julia child, mastering the art of french cooking, julie powell, french cuisine

What’s a Pirate’s Favorite Fish?…SWORD Fish!

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“I knew that my dear husband has suffered silently lo these many years with my relative distaste for all things fishy, and though now were on a more expansive path, I thought he deserved a big thick fish steak.” – Julie Powell 

One of things Julia Child urges users of MtAoFC to do is to read through an entire recipe before beginning the cooking process. Apparently by “read” she doesn’t mean “skim”…because if she did, I wouldn’t have been blindsided by the second page of last night’s recipe for Thon a la Provencale (swordfish steaks with wine, tomatoes and herbs) wherein I learned an hour into the marinating of the fish that in addition to browning the meat on the stove for a couple of minutes on each side, I also needed to put it in the oven for 15 minutes – and then again for another 30.

Swordfish Steaks

So it was a late dinner for us last night, but delicious nonetheless. Let’s back up and start at the very beginning…a very good place to start. Over the weekend, we bought a large swordfish steak from our favorite grocery store and have been looking forward to giving it a try ever since. Do you know how much a swordfish steak costs? $19. For one steak. Yeowza!! (You know, the more I cook, the greater my appreciation for people who invite friends over for a nice home-made dinner.) So we opted to buy just one steak and share it between the two of us – after all, what if we didn’t like it? I’d rather not spend $40 to learn that swordfish is not high on my list.

First things first, I removed the skin from the meat – which was SUPER easy with our new knives!! (Nothing at all like the infamous butchering of the rainbow trout, rest its fishy soul.) I cut the meat in half, then put it in a marinade of salt, lemon juice, olive oil and pepper. In a wax paper-covered baking dish, it sat in the fridge for about an hour and a half, coming out for the occasional basting and flipping.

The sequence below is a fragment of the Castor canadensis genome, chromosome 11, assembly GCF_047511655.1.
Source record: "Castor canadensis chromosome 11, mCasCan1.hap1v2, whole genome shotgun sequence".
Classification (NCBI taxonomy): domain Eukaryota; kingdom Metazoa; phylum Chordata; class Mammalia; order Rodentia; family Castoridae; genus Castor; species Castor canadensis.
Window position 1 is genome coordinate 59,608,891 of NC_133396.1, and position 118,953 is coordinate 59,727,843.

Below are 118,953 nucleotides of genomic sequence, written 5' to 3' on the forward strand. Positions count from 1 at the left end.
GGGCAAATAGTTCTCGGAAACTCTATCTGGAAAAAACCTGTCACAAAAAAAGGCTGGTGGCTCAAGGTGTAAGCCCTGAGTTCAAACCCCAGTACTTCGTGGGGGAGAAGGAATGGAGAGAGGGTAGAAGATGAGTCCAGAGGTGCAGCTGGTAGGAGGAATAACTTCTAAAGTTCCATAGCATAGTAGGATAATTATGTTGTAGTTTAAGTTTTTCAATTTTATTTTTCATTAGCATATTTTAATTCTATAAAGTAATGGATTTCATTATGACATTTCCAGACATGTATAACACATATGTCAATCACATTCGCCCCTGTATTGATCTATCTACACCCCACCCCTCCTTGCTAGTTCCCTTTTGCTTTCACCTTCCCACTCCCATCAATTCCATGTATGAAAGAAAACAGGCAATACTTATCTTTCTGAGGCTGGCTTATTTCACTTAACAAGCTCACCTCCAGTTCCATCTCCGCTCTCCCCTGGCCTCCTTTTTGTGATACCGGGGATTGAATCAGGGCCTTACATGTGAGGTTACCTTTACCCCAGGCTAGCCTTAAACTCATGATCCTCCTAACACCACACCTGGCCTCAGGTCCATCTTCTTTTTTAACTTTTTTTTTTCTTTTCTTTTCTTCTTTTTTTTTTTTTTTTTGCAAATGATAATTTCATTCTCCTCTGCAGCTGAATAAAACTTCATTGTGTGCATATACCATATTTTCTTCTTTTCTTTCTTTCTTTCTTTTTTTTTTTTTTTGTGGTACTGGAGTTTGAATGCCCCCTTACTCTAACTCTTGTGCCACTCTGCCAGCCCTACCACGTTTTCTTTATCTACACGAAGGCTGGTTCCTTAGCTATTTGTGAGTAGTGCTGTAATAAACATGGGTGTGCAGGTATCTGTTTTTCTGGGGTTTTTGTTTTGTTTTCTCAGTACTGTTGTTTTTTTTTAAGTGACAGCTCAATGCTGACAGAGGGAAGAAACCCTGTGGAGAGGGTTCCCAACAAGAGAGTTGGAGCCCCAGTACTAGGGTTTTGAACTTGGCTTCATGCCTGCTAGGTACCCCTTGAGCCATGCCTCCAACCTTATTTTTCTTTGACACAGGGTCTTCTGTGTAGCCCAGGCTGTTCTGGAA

Cooking down the tomatoes and onions.

When the kitchen timer went off, I took the dish out of the fridge and removed the meat, draining all the marinade into the sink. I dried the fish with paper towels, then sauted it in a pan with very hot olive oil until each side was lightly browned. I set the fish back into the baking dish, then cooked some minced yellow onion and tomato pulp in the same pan, adding some mashed garlic, seasoning and herbs. I covered the pan and cooked the contents slowly for about 5 minutes, and when I took the lid off, I couldn’t believe how yummy the vegetable mixture smelled. I spread it over the fish in the baking dish and popped the whole thing in the oven for 15 minutes. When time was up, I added some vermouth to the dish, lowered the oven temp to 325 and put the meal back in for another thirty minutes.

Green Beans

While waiting for the meat to finish cooking, I worked on our side dish: Julia’s recommended boiled potatoes and green beans. I didn’t see a recipe for the potatoes in The Book, so I just boiled them in a pot until they were tender. I did, however, find a good recipe for green beans, Haricots Verts a la Maitre d’Hotel (buttered green beans with lemon juice and parsley). These were really easy – snap the ends of the beans off, toss ’em into a  pot of boiling water (with a little bit of salt) and cook until slightly crisp. Drain them, put them in a pan on the stove to evaporate any moisture, then toss with butter, lemon juice and salt and pepper. Ta-daa! Done!

When the fish was done cooking, I took it out of the oven and removed the foil from the top – everything looked perfect! I scraped the tomato sauce off the fish and moved the steaks to a separate plate. (The meat was so tender, it began to fall apart when I tried to use tongs, so I’d recommend using a spatula.) Next it was time to finish the sauce…YUM! I boiled the tomatoes and onions in their juices and stirred in some tomato paste and a mixture of butter and flour. The sauce was really thickening up now, and the aroma wafting from the pan was incredible! I couldn’t wait to give it a try.

Swordfish dinner

I served each steak on a plate, topped with the tomato sauce. Beside the meat was a boiled potato and a helping of the green beans…this was one of the best looking dishes I’d made so far! The meat was perfect, and the sauce on top almost gave it an Italian flavor, with so much tomato goodness. The green beans were terrific – that little hint of lemon juice gave it the slightest bit of tanginess that really made a subtle yet wonderful difference.

All in all, we give swordfish two thumbs up! And the sauce seemed like it would be great over fish or possibly even with noodles – we’ll have to give it a try when we’re feeling more daring.

Bon appetit!


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2 Responses to “What’s a Pirate’s Favorite Fish?…SWORD Fish!”

  1. Gwen Frazier says:

    I too love swordfish and I will suggest trying shark as a more economical substitute using the same cooking technique!! Shark has the same texture at a much lower price tag!! I will try your recipe!!

  2. Melody says:

    I really would have thought a pirate’s favorite fish was AAARRRRRctic Cod.

    Nyuk nyuk nyuk!

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